I am proud of the book, proud of the accomplishment of actually getting it written and having it published. I’m proud of all it has been and all the good things that have flowed from it. But still, I am who I am. A guy just walking along, trying to describe as best I can the world around me and the things I have seen and lived. And all I know is that I walk forward into this journey as I’ve tried to walk, these past few years. With joy and with thanksgiving, but mostly with a grateful heart. That’s the one thing that’s kept my head half straight, this last while. Simple gratitude to God for the host of astonishing blessings He has poured into my life. And continues to.

One of these days, this little ride that is the book will end. I’ll look around, a bit startled, probably. Where am I? What just happened? I might have to pinch myself to make sure it wasn’t all one long, beautiful dream. And then I’ll get off and go right back to being who I was before. Just with a little more world experience.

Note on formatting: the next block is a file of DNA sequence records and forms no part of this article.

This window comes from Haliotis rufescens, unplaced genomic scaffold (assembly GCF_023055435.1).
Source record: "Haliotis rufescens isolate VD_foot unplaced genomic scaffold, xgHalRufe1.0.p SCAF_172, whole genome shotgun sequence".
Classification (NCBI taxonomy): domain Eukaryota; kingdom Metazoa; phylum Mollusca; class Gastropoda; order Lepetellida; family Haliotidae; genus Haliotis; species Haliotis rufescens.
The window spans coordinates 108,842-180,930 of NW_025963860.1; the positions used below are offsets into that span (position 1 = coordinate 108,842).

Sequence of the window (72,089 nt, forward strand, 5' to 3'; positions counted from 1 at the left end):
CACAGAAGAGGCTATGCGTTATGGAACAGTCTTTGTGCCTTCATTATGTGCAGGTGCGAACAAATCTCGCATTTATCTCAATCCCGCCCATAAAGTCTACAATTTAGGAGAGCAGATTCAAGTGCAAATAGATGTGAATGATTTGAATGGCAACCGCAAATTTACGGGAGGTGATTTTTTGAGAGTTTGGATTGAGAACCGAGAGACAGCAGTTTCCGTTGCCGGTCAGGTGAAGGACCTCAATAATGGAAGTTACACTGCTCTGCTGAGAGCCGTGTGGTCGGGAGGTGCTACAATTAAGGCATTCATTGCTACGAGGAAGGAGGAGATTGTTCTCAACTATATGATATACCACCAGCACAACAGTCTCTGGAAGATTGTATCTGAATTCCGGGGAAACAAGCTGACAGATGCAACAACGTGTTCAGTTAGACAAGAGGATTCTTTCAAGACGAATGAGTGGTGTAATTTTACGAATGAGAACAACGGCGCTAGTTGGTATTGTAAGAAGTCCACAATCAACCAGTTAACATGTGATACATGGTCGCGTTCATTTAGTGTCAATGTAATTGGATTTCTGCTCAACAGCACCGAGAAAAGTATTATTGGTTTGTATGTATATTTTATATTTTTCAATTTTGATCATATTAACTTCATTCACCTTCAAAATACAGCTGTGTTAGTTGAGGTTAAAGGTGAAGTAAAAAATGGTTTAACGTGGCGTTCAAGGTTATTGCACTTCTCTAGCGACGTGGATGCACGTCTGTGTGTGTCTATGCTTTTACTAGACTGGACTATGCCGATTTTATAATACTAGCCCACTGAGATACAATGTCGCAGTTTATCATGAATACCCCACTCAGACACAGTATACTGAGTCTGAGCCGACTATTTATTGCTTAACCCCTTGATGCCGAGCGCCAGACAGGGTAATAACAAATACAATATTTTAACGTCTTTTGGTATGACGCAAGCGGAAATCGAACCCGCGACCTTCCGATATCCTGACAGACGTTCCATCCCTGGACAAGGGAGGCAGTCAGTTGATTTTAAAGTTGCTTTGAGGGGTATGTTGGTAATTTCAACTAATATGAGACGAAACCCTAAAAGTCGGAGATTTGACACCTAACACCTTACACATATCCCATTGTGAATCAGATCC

It’s been quite a ride. Maybe someday I’ll have to do it all over again.

**********************************************************

There’s a little issue I’ve been wanting to throw out there for a while, but just never got done. I mentioned a few blogs back that the half-millionth hit was coming right up. It came a little over a week later. A shining and proud moment. I snapped a pic of the screen with the number. 500,000 even. I never wrote for the numbers, but that was a very cool milestone for me.

Anyway, in the past couple of years, I have gotten a half dozen or so random emails from advertising companies. Hey, they say. We notice you’re getting some nice traffic on your blog. Would you consider running some ads? We’d love to sign you up. I always ignored those messages. It just didn’t seem important.

But lately, some of my geeky friends have told me the same thing. Why not run some banner ads, there on the left side of the screen? Or both sides? It’s completely empty space. People are used to seeing ads when they read online. You could make a few bucks. And I told them. I don’t know. It’s never been important to me. All I want is a place to write my stuff. I suppose it’s not a big deal, one way or the other. But I still couldn’t quite bring myself to give anyone the go-ahead.

It all boils down to this, money wise. I suppose I’d earn a few dollars a month. Enough, maybe, for food and beer and drinks for my garage party every summer. Those are very important things. But they won’t break the bank, either way. Nice money to have. Won’t miss it much if I don’t.